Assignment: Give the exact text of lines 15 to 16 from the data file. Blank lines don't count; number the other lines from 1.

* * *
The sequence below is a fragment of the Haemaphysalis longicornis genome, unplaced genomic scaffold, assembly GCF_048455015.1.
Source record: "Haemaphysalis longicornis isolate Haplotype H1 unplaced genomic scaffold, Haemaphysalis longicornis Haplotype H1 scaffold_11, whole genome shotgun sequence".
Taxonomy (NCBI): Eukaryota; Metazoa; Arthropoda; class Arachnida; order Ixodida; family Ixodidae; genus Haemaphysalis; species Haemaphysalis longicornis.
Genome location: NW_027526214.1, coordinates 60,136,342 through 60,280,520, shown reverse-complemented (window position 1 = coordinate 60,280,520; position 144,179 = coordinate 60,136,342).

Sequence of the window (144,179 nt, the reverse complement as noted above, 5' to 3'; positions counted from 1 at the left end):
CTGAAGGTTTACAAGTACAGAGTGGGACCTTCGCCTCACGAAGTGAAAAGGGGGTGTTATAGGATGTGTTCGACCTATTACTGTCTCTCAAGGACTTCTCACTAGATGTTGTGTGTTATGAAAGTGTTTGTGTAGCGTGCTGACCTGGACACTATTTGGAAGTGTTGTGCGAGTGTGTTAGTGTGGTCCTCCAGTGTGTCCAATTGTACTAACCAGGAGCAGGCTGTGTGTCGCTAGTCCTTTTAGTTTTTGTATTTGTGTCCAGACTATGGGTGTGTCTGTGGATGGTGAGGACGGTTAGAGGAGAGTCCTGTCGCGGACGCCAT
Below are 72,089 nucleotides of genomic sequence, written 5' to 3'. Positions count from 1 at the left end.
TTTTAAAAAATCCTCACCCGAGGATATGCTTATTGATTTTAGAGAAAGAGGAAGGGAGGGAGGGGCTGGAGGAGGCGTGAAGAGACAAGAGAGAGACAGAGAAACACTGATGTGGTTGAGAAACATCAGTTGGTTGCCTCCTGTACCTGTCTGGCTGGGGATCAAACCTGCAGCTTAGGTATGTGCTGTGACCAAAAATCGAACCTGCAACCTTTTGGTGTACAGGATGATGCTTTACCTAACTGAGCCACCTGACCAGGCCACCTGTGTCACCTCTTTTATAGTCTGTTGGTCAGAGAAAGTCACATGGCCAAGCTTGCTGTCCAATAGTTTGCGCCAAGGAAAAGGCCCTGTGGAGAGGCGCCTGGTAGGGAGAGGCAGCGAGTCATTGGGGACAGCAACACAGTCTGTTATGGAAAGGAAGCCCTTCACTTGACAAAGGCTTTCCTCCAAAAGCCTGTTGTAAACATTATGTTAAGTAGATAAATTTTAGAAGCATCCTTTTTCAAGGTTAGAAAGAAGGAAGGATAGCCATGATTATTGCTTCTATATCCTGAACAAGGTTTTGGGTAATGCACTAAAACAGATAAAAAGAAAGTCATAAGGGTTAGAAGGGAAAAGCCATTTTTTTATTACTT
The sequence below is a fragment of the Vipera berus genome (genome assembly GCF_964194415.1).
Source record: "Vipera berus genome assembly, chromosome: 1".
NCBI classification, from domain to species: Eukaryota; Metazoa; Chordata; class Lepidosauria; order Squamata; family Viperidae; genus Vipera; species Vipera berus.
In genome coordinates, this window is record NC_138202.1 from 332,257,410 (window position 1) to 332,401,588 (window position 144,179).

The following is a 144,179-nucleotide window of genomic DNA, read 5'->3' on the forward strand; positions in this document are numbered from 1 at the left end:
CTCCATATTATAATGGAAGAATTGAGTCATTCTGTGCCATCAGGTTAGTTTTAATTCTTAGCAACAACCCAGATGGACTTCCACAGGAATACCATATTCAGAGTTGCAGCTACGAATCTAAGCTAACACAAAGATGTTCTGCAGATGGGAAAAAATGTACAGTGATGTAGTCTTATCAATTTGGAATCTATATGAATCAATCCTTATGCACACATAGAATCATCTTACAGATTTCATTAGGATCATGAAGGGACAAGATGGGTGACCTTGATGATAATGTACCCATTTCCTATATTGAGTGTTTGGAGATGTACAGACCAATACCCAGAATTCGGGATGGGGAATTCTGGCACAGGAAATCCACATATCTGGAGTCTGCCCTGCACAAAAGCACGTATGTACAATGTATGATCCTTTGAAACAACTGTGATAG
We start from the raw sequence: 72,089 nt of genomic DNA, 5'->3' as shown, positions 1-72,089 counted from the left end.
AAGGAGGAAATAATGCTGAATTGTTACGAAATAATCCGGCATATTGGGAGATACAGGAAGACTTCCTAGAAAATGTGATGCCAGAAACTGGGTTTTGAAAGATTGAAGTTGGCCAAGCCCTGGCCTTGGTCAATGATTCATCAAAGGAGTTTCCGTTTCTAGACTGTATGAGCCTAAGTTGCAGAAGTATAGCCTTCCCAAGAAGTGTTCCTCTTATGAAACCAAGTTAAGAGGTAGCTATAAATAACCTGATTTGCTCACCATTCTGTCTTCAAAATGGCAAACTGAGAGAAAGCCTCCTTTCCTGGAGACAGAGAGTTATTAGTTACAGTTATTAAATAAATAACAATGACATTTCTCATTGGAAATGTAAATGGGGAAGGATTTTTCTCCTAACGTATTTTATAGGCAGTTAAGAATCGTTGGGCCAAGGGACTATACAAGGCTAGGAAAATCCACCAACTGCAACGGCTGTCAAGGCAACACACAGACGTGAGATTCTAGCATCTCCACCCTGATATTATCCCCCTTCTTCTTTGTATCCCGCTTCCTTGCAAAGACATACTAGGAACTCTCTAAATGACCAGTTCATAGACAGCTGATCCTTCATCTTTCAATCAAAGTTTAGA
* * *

We start from the raw sequence: 72,089 nt of genomic DNA, 5'->3' as shown, positions 1-72,089 counted from the left end.
AAGGAGGAAATAATGCTGAATTGTTACGAAATAATCCGGCATATTGGGAGATACAGGAAGACTTCCTAGAAAATGTGATGCCAGAAACTGGGTTTTGAAAGATTGAAGTTGGCCAAGCCCTGGCCTTGGTCAATGATTCATCAAAGGAGTTTCCGTTTCTAGACTGTATGAGCCTAAGTTGCAGAAGTATAGCCTTCCCAAGAAGTGTTCCTCTTATGAAACCAAGTTAAGAGGTAGCTATAAATAACCTGATTTGCTCACCATTCTGTCTTCAAAATGGCAAACTGAGAGAAAGCCTCCTTTCCTGGAGACAGAGAGTTATTAGTTACAGTTATTAAATAAATAACAATGACATTTCTCATTGGAAATGTAAATGGGGAAGGATTTTTCTCCTAACGTATTTTATAGGCAGTTAAGAATCGTTGGGCCAAGGGACTATACAAGGCTAGGAAAATCCACCAACTGCAACGGCTGTCAAGGCAACACACAGACGTGAGATTCTAGCATCTCCACCCTGATATTATCCCCCTTCTTCTTTGTATCCCGCTTCCTTGCAAAGACATACTAGGAACTCTCTAAATGACCAGTTCATAGACAGCTGATCCTTCATCTTTCAATCAAAGTTTAGA